“To make it easier for customers to transition to their new PCs quickly and seamlessly, we will soon test a new feature in the Windows Insider channel that helps customers automatically restore their apps, previously installed from the Microsoft Store, to their new Windows device,” Microsoft Giorgio Sardo explained in a blog post about the Microsoft Store.
“This will also help developers retain their customers without having to remind customers to re-download their app.”
Microsoft has not released too many details regarding this upcoming feature, but we can get more information from a shared screenshot…
Read the rest at Bleeping Computer.
Popular 5G myths you need to stop believing
As more and more people depend on technology to get things done, the curiosity around the latest tech trends, particularly 5G, is growing. However, 5G is still not as widespread as predicted, leaving people with more expectations than experiences.
Myth No. 1: The rollout of 5G is taking forever
Myth No. 2: You can’t use 5G at the airport
Myth No. 3: 5G is going to replace Wi-Fi
Myth No. 4: The “5G E” signal on my phone means I can access 5G networks. Yay!
Combine this with the abundance of online information, and you get lots of harmful advice and misinformation about 5G posted by unverified sources. We asked 5G experts to break down four myths and uncover the truth behind how 5G works. Here’s what we learned.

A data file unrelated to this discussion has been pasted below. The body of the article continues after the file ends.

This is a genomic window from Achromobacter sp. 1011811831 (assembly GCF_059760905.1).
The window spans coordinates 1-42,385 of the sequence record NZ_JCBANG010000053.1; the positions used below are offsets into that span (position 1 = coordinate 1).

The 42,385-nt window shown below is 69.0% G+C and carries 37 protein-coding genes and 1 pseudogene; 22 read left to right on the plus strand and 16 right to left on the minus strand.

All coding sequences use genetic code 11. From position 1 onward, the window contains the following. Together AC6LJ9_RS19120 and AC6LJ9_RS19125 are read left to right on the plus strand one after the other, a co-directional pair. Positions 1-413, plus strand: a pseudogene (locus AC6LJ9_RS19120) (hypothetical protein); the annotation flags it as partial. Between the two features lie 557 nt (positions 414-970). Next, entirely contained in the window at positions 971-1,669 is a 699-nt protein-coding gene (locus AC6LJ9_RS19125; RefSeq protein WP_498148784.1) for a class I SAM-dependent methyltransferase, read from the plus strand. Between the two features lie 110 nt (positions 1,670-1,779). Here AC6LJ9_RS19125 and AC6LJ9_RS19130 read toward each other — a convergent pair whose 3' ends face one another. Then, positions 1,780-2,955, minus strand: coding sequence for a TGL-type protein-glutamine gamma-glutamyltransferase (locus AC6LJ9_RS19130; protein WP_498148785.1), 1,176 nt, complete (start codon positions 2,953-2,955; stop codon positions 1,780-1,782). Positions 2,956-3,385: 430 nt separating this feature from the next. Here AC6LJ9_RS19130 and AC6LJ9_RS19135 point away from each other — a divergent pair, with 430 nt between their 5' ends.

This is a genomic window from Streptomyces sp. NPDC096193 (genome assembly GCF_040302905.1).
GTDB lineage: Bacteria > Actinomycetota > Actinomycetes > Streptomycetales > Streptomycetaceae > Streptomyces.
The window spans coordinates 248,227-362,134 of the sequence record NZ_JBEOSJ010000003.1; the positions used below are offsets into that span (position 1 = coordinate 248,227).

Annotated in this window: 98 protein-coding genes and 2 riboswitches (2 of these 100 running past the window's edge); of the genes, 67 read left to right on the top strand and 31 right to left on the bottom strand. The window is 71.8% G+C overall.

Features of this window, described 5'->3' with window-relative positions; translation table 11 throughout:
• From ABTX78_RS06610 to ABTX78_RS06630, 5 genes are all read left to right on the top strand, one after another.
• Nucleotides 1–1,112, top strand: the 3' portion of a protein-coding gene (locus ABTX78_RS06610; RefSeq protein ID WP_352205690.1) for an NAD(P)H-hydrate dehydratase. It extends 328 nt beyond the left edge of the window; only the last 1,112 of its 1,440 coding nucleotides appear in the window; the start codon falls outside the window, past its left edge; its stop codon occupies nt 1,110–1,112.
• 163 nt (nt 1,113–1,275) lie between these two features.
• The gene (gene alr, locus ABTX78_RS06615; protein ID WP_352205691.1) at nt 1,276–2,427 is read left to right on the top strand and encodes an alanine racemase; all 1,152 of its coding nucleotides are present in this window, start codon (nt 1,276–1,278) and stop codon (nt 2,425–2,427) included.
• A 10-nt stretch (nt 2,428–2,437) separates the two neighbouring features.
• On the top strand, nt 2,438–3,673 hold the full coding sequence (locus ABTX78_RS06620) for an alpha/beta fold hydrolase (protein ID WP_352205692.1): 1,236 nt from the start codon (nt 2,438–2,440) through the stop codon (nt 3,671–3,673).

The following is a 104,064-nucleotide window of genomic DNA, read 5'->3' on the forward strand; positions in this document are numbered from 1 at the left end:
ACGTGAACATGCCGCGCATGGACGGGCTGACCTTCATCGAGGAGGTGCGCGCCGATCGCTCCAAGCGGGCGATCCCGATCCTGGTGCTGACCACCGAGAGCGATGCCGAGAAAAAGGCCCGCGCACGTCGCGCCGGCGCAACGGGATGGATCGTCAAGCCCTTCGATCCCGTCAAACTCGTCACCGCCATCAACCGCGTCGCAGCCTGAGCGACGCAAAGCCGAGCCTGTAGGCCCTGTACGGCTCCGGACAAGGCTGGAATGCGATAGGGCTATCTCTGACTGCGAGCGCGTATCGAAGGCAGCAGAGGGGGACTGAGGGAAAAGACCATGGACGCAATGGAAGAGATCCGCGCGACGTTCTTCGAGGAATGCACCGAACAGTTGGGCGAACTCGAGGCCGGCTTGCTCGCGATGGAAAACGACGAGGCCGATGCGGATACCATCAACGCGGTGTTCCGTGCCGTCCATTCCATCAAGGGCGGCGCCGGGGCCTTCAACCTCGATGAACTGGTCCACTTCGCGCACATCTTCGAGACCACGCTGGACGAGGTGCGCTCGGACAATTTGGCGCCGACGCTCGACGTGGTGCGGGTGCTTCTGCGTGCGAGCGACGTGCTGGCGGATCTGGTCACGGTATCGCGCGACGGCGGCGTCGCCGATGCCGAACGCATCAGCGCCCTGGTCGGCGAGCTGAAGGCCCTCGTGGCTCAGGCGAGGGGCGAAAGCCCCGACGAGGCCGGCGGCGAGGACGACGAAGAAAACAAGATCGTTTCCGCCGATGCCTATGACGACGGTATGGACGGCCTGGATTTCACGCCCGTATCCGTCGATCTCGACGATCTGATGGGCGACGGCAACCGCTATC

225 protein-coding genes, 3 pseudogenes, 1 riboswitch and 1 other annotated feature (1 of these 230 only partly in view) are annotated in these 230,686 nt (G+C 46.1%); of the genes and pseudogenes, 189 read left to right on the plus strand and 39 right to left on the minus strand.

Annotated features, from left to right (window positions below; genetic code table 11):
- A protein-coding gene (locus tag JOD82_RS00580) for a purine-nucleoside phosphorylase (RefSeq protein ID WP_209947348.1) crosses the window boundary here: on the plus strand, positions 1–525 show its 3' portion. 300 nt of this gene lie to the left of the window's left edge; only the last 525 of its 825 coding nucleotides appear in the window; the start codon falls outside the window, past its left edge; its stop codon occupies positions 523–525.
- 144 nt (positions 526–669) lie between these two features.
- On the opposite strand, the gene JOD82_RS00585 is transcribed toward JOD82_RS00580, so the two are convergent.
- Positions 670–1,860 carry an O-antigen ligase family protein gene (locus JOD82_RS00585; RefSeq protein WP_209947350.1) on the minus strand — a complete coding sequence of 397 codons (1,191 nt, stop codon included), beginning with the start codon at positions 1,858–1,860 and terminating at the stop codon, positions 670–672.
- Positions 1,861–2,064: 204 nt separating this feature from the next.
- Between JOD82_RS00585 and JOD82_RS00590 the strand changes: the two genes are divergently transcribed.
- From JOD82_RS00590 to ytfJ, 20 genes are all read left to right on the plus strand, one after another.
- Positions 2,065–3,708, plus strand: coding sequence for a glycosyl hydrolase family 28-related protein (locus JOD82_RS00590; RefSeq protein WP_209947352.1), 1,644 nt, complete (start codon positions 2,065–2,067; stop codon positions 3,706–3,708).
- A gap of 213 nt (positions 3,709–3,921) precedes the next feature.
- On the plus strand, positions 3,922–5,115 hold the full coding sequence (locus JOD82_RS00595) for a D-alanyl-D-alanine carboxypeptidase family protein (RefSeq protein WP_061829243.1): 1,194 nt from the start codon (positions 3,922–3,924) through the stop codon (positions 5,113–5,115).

Myth No. 1: The rollout of 5G is taking forever
The first 5G devices and networks entered the market over two years ago, yet many populations don’t have access to 5G today. Is the 5G rollout that slow?
Truth: “Marketing around 5G and 5G phones created hype early and raised expectations that communications providers are still catching up to, but when you look at the technology deployment timelines, 5G is actually rolling out faster than 4G,” says Shawn Carpenter, program director, 5G & Space, for Ansys. “The U.S. has lagged many of the progressive Asian and European markets in delivering new C-band services that will enable the long-expected increased bandwidths, but 2022 will see marked progress in tower service deployments.”
Yet, despite these hindrances, more than 41 million people were subscribed to 5G mobile phone service last year, and the number is growing rapidly. ‘If you have a phone capable of C-band 5G service, you should see elevated service in most U.S. cities during 2022,” Carpenter said, adding that “a few 5G handset users in select downtown city locations may be able to access the new mmWave ultrawide bandwidth service at 28 GHz.’